Server desktop collection processing commences at 1755 whereupon the server receives the desktop distribution request sent by the administrator (step 1760). The unique identifier for the desktop included in the administrator's request is compared with desktop data 1768 that is currently on hand at the server (step 1765). A determination is made based upon the comparison as to whether the desktop is needed by the server (decision 1770). If the desktop is not needed (i.e. the desktop already exists at the server) decision 1770 branches to “no” branch 1772 whereupon a message is sent to the administrator indicating that the server already has the desktop (step 1775) and server processing ends at 1795.
On the other hand, if the server does not yet have the desktop decision 1770 branches to “yes” branch 1778 whereupon the server request the desktop (step 1780). The server receives the desktop data stream in response to the request (step 1785). The server then creates a self-contained desktop file from the received data stream and stores the desktop file in desktop data storage area 1768 (step 1790). Server desktop collection processing then ends at 1798.
Server desktop distribution processing commences at 1840 whereupon the server receives the desktop list request from the client (step 1845). The server looks up the roles that have been assigned to the user (step 1850) by searching user roles data store 1852. The server also looks up the roles that have been assigned to the workstation being used by the user (step 1855) by searching machine roles data store 1858.
The server retrieves desktop information based upon the intersection, or overlap, between the user roles and the machine roles (step 1860) and locates the desktops that correspond to the overlapping roles in desktop data store 1862. The desktop information that is retrieved includes a desktop identifier and a desktop signature, such as a CRC, that is used to uniquely identify the desktop. A user may have a default role and a default desktop that corresponds that role. If the user has a default role, the server determines the default role (step 1865).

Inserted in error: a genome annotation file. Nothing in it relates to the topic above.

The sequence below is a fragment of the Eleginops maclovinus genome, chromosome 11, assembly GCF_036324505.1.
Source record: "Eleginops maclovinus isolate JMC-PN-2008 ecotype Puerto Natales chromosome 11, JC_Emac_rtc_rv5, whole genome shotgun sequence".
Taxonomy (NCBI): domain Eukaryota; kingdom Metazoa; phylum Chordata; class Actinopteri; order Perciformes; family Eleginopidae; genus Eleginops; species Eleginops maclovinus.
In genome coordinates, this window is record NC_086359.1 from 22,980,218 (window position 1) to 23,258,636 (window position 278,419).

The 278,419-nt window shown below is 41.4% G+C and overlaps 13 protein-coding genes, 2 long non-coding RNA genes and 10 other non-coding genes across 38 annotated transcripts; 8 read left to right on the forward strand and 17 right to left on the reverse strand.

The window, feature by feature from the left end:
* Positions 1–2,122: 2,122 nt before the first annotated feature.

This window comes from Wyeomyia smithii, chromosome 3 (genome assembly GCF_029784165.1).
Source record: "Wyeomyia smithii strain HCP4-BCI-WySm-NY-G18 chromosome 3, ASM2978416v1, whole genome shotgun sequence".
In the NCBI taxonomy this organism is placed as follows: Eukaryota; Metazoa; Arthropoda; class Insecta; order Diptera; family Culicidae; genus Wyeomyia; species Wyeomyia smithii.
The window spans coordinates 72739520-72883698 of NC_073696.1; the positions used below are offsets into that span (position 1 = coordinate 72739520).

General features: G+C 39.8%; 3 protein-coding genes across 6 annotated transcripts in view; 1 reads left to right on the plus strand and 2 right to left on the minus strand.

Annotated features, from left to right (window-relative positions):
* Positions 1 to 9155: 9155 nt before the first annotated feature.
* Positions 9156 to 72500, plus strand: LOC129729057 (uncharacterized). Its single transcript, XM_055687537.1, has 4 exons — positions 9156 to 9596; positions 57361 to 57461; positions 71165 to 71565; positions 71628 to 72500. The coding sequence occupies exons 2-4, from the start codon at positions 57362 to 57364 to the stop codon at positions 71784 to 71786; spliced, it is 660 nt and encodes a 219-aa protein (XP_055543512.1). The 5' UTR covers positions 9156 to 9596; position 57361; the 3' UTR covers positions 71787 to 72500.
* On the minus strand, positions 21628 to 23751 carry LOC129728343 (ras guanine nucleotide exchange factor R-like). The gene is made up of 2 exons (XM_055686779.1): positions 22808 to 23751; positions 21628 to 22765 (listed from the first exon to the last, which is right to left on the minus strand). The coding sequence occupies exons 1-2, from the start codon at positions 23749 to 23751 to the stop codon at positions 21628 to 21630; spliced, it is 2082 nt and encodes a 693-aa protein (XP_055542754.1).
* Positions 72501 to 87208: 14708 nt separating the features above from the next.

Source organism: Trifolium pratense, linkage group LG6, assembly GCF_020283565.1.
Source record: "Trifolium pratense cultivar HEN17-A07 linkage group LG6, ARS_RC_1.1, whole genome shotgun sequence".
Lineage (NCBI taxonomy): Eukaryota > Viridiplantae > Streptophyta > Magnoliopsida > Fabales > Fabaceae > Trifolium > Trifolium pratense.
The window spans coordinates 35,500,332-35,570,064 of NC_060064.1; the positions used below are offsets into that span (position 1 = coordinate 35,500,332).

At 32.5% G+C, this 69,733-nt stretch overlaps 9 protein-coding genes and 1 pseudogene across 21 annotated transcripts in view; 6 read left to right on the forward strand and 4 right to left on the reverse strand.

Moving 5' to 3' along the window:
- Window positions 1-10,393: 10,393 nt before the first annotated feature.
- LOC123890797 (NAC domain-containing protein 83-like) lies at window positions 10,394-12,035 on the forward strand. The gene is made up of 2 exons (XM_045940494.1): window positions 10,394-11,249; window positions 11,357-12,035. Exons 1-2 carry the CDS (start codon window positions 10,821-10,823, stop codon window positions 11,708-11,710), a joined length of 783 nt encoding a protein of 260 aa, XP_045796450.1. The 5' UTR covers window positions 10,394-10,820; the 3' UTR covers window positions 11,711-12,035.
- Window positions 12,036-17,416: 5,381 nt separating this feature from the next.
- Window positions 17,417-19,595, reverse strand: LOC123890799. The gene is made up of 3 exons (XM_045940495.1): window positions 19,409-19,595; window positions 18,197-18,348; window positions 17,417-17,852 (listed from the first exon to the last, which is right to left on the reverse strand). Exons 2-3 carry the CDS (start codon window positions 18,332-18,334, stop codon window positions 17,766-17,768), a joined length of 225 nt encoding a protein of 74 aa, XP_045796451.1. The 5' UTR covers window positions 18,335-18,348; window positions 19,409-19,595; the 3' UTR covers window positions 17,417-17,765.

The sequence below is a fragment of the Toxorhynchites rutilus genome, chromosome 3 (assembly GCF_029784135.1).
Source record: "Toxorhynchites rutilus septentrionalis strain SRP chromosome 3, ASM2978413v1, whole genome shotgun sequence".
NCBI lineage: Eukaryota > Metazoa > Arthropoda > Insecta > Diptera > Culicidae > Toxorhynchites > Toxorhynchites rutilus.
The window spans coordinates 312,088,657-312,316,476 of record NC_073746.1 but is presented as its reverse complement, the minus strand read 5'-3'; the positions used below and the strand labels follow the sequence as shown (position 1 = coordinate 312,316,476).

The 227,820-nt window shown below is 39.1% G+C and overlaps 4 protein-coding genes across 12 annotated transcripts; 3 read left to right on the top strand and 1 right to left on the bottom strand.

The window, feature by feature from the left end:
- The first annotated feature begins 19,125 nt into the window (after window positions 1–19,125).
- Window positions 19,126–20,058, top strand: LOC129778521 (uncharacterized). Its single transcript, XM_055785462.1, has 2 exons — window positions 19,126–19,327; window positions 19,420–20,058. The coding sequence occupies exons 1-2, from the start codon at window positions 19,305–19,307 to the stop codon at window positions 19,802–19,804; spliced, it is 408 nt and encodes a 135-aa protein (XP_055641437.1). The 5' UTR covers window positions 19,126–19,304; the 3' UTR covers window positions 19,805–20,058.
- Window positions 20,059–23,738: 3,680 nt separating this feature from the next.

The server creates a response string (step 1870) of valid roles, desktop signatures, a default desktop identifier (if applicable), and a default role (if applicable). The server then returns the response string to the client (step 1875).
The client receives the desktop list that includes the roles that have been assigned to both the user and the workstation along with any default role and default desktop information from the server (step 1810). The client compares the desktops included in the desktop list with desktops that have already been cached on the client workstation (step 1815). This is done so that the client only needs to request those desktops that have not previously been transmitted to the client workstation and cached in the workstations volatile or nonvolatile storage areas.
The client determines whether additional components, or desktops, are needed from the server by identifying such desktops or components that have not yet been cached on the client workstation (decision 1820). If the client determines that no additional desktop components are needed, decision 1820 branches to “no” branch 1832 (bypassing the steps used to request and retrieve additional desktop information) and client processing ends at 1835.
On the other hand, if the client needs additional components or desktops, decision 1820 branches to “yes” branch 1822 whereupon the needed desktops are requested from the server (step 1825). This request is received by the server at server step 1885. The server responds by retrieving the request desktop information from desktop data store 1862 and returning it to the client workstation (step 1890). The server desktop distribution processing then ends at 1895.
Returning to client processing, the client receives and caches the requested desktop information at step 1830 and client desktop reception processing ends at 1835.
A determination is made as to whether additional resources are needed for the custom application extensions (decision 1950). If additional resources are needed, decision 1950 branches to “yes” branch 1955 whereupon the additional resources used by the application extension are provided (step 1960). The additional resources may include images, property files, and other class files used by the application extension. On the other hand, if additional resources are not needed decision 1950 branches to “no” branch 1965 bypassing step 1960.
The client classes, server classes, and any additional resources are packaged in Java archive (JAR) files (step 1970). The packaged custom extensions are stored in custom extensions library 1980. The creation of custom application extension process ends at 1995.
During the next phase of the application extension lifecycle, the application extension initializes (step 2050). During the initialization phase, the initialized method corresponding to the application extension is defined in the component interface. References to component configuration items, initial locale information, and desktop references are also provided. Desktop references are preferably saved as instance variables during this phase.